To fix this, the regulator should move from a reactive role—where it only looks at complaints when they are submitted—to a proactive one, where it regularly and randomly monitors ISPs for compliance. Yes, such a move would probably require more staff, but they could be paid for by introducing another measure that the CRTC has been asking the government for: the ability to issue large fines, also known as Administrative Monetary Penalties.
Strong net neutrality would combine with the first two steps above to create a truly level and vibrant playing field on the internet, where services that compete with those offered by telecom companies could flourish and thereby make a whole bunch of other regulations unnecessary.
Right or Left? Calling for more powers, staff and resources for the regulator? Obviously left (but with a right-wing goal in mind).
4. Ditch foreign ownership restrictions on telecom. With telecom being an expensive game to play, it’s inexcusable that Canadian companiesparticularly new ones—are denied access to big foreign dollars, which usually carry ownership stakes with them. The problems this has created are well documented; foreign players have stayed away for the most part, making it hard for new local companies to start up and compete, thereby creating a captive market for the likes of Bell, Rogers et al. While there is debate over whether Canada is behind in things like cellphone prices and internet speeds, there certainly is no question that it is behind in liberating its foreign ownership rules.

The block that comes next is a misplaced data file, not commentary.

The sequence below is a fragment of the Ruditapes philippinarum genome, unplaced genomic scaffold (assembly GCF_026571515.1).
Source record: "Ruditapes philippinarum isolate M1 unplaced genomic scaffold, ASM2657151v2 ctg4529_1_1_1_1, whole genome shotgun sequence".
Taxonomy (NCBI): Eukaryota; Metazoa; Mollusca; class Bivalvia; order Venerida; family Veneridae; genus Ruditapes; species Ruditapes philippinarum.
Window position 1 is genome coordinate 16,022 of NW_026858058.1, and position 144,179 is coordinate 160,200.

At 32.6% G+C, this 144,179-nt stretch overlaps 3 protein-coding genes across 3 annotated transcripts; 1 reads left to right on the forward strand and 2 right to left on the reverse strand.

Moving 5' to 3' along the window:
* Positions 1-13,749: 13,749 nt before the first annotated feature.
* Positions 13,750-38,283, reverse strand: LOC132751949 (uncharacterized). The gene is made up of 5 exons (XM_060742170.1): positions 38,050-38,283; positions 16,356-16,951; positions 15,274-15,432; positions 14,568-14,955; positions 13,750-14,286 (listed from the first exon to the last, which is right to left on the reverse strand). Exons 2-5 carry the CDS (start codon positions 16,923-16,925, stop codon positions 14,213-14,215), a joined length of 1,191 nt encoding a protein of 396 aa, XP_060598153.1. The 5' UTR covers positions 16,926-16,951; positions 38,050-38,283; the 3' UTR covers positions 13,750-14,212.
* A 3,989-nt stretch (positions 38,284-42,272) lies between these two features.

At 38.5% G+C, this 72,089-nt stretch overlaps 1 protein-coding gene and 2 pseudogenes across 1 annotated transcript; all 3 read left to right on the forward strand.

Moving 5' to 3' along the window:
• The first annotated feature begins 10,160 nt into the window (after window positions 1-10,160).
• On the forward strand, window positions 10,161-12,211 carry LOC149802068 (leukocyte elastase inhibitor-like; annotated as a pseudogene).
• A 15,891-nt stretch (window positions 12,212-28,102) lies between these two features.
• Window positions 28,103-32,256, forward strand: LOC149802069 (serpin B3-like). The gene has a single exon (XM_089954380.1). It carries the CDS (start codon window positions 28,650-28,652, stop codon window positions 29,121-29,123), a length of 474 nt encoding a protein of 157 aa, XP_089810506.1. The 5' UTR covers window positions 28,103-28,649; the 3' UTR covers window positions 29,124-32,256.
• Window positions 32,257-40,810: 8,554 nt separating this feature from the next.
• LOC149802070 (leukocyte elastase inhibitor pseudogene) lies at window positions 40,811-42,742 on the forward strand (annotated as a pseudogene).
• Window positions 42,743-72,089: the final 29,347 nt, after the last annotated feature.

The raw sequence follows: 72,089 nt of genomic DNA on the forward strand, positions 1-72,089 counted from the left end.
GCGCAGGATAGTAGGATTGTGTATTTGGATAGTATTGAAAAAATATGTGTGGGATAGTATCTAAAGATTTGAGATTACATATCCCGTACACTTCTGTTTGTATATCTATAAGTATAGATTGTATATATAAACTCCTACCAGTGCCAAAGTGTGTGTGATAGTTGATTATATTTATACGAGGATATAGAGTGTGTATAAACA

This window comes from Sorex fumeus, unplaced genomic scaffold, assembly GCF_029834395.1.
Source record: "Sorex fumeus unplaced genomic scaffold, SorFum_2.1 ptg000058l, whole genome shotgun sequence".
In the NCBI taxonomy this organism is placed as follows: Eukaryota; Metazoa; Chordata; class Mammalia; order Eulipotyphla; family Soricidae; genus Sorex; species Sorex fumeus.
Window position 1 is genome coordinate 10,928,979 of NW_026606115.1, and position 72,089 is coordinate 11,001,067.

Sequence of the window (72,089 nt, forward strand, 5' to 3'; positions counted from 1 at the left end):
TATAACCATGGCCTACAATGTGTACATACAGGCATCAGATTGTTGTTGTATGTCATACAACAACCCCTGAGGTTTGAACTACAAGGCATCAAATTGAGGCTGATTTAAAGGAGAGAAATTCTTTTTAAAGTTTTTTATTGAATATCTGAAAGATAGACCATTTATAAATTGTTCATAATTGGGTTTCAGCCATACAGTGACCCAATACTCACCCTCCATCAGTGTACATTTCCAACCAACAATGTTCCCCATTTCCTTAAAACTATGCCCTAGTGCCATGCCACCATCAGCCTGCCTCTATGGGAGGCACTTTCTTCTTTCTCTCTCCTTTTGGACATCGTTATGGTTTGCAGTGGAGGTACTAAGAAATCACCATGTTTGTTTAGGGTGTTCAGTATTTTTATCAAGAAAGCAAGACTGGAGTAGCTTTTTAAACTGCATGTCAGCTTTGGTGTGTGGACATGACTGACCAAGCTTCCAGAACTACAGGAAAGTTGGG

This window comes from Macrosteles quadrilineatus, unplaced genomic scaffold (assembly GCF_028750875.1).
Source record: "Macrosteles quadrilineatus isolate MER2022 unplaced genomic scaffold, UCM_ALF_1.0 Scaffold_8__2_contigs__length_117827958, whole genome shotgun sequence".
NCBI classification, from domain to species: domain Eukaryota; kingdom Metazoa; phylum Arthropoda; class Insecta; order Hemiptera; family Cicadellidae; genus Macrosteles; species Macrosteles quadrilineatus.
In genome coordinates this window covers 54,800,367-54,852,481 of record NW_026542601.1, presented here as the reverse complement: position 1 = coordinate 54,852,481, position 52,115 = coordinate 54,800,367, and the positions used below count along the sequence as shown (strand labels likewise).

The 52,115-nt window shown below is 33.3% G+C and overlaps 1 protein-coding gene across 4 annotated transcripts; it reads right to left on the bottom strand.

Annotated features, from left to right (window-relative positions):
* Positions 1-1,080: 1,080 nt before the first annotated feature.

Successive Liberal and Conservative governments have waffled on the issue because it could potentially get thorny. It would have been easy for opposition parties to raise the spectre of the selling out of national interests and the potential job losses that might incur, despite the fact that the parties themselves might actually secretly support the move. Now, with a majority Conservative government, there are no excuses.
For what an opened up Canada might look like, check out the analysis I wrote a while back. Some of that might be different now because many of the large telecom companies now also own broadcasters, but so what? If we still want to maintain ownership restrictions on broadcasters, it’s not rocket science—anyone who want wanted to buy Bell/CTV, for example, would have to split off and sell CTV. Simple. But, as mentioned above, the real reason to remove the ownership limits isn’t to facilitate the buyouts of big companies but to ease the start-up or survival prospects of new ones.